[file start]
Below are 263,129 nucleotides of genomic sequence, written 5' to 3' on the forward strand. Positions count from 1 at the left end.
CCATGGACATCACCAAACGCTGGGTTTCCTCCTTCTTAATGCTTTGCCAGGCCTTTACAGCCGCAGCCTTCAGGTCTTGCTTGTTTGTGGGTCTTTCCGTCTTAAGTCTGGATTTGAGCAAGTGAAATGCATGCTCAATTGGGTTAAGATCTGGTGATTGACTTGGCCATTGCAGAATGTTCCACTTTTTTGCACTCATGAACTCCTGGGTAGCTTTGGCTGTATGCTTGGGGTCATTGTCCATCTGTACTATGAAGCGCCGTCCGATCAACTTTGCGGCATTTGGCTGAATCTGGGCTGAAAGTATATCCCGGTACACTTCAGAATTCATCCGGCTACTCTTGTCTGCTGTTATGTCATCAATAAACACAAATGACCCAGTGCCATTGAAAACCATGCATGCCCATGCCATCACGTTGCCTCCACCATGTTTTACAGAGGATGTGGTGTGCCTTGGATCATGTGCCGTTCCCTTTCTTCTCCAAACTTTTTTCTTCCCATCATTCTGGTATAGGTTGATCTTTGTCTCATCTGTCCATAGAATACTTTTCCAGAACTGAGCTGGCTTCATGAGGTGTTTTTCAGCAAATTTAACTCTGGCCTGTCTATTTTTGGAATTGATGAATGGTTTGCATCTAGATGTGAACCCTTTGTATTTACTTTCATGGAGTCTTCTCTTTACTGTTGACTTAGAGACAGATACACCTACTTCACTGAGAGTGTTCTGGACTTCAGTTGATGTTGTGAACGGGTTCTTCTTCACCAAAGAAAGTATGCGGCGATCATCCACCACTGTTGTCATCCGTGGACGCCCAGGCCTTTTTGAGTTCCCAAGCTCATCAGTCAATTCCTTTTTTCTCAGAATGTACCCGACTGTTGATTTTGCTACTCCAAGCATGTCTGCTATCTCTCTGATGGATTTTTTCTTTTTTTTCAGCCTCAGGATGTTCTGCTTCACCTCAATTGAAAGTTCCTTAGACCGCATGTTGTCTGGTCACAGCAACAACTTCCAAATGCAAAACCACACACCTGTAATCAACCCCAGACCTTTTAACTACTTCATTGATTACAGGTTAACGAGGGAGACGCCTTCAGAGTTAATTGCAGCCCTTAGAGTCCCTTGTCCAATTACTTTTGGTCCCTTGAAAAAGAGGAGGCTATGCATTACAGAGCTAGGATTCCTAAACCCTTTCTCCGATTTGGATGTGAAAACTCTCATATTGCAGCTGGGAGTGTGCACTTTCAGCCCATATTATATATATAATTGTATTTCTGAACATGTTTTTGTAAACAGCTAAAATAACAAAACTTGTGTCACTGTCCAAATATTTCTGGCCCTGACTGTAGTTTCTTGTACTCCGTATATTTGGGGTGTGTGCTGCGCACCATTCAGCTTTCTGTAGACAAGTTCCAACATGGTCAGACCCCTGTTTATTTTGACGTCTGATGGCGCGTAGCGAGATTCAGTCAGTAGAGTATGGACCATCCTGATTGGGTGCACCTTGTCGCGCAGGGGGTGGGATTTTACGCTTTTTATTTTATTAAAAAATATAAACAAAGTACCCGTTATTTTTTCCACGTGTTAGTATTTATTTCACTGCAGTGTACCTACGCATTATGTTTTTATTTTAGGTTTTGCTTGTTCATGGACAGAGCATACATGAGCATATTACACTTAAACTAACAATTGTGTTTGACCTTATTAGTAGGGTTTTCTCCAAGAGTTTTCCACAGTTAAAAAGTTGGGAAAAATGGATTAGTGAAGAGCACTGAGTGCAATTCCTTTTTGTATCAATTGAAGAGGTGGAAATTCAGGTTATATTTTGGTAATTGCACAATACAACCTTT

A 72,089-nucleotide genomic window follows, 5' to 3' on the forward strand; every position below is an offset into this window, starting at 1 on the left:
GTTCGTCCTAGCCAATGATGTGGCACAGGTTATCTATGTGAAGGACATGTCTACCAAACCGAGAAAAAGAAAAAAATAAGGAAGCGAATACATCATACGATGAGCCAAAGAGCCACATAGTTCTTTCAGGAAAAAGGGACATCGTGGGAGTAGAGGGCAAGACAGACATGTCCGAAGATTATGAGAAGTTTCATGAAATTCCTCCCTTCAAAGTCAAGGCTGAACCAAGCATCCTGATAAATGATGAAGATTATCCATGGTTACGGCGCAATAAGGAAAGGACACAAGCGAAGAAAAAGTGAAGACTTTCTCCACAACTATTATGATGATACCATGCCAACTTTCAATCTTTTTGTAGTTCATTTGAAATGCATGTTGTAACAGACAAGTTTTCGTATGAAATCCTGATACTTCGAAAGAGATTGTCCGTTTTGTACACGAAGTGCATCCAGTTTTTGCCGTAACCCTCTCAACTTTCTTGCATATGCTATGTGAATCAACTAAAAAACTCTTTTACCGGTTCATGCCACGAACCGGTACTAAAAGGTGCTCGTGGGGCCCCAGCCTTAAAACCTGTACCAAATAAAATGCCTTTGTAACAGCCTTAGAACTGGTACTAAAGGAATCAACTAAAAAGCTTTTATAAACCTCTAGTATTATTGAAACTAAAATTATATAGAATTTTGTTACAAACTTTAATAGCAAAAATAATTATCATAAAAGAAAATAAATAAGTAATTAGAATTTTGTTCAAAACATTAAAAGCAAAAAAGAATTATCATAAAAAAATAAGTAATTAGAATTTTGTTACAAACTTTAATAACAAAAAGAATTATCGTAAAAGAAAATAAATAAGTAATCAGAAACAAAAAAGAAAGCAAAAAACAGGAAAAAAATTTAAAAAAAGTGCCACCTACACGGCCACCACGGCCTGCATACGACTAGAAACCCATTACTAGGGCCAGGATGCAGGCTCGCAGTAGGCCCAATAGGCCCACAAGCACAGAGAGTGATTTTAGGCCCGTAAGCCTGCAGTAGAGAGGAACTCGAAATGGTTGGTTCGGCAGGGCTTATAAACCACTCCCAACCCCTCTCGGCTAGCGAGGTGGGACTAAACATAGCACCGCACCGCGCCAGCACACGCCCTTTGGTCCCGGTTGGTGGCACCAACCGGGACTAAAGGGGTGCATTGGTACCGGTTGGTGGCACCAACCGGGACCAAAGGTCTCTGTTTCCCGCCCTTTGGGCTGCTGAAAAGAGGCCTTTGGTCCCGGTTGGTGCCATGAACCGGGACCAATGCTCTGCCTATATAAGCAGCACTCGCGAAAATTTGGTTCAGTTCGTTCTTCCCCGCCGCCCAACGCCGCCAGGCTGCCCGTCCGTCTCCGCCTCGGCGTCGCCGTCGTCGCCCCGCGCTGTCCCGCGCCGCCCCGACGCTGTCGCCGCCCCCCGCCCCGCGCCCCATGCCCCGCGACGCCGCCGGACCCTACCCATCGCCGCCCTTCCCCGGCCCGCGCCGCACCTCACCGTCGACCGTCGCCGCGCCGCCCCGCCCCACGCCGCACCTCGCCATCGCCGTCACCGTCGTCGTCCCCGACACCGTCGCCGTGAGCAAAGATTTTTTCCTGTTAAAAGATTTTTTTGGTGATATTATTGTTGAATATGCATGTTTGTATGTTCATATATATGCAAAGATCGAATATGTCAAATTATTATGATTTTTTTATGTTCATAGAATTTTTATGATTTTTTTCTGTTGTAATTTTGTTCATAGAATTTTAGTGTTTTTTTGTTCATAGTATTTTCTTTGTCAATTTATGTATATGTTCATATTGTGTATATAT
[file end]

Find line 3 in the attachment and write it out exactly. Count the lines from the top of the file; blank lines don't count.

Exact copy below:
A 72,089-nucleotide genomic window follows, 5' to 3' on the forward strand; every position below is an offset into this window, starting at 1 on the left: